Chalcedony, a distant and unfriendly planet,
orbits an old-fashioned chartreuse sun
in an unsociable spiral galaxy.
It’s a centimeter or two away from earth
on a standard map of the universe,
In a café on the planet’s surface,
it’s Monday morning, neither late nor early,
and Manique, of humanoid appearance,
is sipping a humanoid coffee.
At a nearby table, a stranger dressed in clocks
is playing patience on a screen.
He addresses no-one in particular.
I am Kronos, demi-god of the temporal.
My fingers type your lives,
yet all your tears can’t find the backspace key.
It’s a common Chalcedonian custom to speak
frequently and at random, although the wise are
often silent or asleep, but now
the cacophony fades and all is quiet.
Everyone talks and no-one listens.
I’ve pressed pause and time has stopped,
a special effect.
He turns to his colleague Anubis.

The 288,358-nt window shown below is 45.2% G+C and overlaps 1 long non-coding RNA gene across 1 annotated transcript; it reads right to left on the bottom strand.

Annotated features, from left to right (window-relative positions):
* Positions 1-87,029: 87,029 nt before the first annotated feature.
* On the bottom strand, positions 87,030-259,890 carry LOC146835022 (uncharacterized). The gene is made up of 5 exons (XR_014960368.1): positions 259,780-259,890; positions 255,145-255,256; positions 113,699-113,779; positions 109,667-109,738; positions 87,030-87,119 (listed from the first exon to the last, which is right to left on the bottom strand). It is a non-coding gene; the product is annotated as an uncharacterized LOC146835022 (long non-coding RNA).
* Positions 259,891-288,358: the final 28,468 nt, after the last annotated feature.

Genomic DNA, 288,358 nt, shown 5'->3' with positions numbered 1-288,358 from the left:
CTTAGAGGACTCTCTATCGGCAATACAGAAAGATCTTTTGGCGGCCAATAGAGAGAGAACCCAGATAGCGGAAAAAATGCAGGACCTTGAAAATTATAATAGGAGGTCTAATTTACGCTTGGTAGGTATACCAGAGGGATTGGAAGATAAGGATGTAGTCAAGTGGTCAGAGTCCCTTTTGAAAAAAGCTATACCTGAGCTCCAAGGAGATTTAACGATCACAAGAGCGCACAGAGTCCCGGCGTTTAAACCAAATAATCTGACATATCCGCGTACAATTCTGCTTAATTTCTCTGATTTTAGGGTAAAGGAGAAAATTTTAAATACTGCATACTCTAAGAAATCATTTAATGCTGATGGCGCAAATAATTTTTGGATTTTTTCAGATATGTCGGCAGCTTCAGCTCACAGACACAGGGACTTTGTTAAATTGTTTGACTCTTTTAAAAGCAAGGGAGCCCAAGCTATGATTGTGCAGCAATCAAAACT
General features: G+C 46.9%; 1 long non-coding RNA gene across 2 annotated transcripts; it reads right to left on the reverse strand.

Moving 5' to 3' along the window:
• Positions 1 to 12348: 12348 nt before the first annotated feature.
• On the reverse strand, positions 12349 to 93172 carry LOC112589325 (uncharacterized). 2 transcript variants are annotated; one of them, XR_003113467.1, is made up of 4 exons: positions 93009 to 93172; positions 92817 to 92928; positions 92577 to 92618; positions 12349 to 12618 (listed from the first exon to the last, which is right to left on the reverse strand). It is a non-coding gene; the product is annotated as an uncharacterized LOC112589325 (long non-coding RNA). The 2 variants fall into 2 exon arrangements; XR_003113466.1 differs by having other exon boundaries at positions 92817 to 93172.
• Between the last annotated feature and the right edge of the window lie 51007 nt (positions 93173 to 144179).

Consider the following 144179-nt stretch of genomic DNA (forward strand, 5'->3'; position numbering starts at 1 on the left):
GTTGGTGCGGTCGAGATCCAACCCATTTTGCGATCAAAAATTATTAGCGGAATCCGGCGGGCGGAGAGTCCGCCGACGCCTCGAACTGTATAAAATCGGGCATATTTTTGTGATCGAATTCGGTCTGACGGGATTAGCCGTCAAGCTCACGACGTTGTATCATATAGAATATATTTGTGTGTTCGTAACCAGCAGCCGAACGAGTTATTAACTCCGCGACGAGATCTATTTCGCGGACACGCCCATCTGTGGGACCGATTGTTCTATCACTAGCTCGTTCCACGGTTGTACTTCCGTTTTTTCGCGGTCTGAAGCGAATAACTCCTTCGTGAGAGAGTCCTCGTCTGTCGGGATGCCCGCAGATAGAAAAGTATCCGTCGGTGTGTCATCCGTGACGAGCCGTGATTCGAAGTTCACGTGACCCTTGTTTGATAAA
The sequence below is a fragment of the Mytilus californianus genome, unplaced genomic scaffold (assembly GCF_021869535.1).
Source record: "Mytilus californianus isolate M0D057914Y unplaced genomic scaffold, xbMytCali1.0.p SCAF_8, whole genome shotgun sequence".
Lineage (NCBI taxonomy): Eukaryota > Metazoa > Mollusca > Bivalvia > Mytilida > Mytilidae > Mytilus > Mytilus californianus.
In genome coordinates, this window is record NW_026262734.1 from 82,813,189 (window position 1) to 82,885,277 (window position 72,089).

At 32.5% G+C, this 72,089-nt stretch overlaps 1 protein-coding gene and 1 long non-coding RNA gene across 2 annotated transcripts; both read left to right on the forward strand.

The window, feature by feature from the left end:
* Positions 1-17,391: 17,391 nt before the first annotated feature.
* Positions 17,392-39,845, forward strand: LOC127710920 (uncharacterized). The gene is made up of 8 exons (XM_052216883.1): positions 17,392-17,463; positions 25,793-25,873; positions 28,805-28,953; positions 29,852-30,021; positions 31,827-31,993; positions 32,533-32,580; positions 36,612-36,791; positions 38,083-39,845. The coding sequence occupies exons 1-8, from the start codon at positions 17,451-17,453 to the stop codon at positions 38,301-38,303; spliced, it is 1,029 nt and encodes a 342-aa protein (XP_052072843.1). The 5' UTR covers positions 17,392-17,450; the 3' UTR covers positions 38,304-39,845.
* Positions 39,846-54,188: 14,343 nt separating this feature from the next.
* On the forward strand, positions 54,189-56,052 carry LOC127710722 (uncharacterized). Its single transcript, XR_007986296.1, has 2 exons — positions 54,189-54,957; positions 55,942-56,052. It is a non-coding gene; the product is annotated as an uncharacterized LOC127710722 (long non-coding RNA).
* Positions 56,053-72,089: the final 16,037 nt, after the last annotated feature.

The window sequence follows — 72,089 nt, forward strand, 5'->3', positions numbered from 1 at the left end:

I’m supposed to be inexorable, continuous, yet my desire
is a momentary peace.
Would you lend a hand, Anu? We’ll stack
the bodies in a corner and invite the other gods
for a trivia night.
Distracted by an itch, the lithe Anubis
is paying scant attention.
He scratches a furry ear.
I never wanted to personify death. I saw myself
as more of a Chalcedonian’s best friend.
Outside the windows, the cityscape dissolves
in clouds of dust. Floccules form
and aggregate to birds that swoop and soar.
A whispering stranger beside Manique
comments on the scene.
Although winged concrete seems unlikely,
on days like these it’s better to pretend
and not to question, not to disavow
the facts of fantasy.
Manique is puzzled.
Even fantasy has rules. We’re not deities,
yet we can speak.
Have you forgotten?
Though their preference is yelling,
Chalcedonians are telepathic.
Outside, everything is birds,
even the odd dodo.
The stranger sips her coffee
This planet’s an aberration
that soon enough will fly away.
I expect it’s for the best.
Anubis, ancient Egypt’s canine god of the afterlife; Fitzgerald’s Rubaiyat of Omar Khayyám (1859).
the evolution of fossils